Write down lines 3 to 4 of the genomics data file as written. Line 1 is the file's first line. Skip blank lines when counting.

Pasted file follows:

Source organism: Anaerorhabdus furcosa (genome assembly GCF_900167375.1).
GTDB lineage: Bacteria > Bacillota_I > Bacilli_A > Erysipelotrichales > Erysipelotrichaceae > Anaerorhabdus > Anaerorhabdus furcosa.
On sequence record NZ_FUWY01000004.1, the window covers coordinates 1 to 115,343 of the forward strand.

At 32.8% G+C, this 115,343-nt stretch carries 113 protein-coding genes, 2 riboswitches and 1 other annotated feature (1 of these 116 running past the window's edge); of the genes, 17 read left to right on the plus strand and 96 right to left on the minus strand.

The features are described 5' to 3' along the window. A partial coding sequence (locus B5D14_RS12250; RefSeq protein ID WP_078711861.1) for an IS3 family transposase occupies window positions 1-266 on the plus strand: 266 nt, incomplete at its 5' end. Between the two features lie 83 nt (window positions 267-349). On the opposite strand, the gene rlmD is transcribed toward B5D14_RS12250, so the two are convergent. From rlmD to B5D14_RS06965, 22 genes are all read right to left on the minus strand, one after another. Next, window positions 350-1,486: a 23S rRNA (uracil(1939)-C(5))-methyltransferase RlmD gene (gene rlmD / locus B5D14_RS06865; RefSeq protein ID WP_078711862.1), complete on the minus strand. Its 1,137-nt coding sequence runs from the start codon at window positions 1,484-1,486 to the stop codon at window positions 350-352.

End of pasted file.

On sequence record NZ_FUWY01000004.1, the window covers coordinates 1 to 115,343 of the forward strand.

At 32.8% G+C, this 115,343-nt stretch carries 113 protein-coding genes, 2 riboswitches and 1 other annotated feature (1 of these 116 running past the window's edge); of the genes, 17 read left to right on the plus strand and 96 right to left on the minus strand.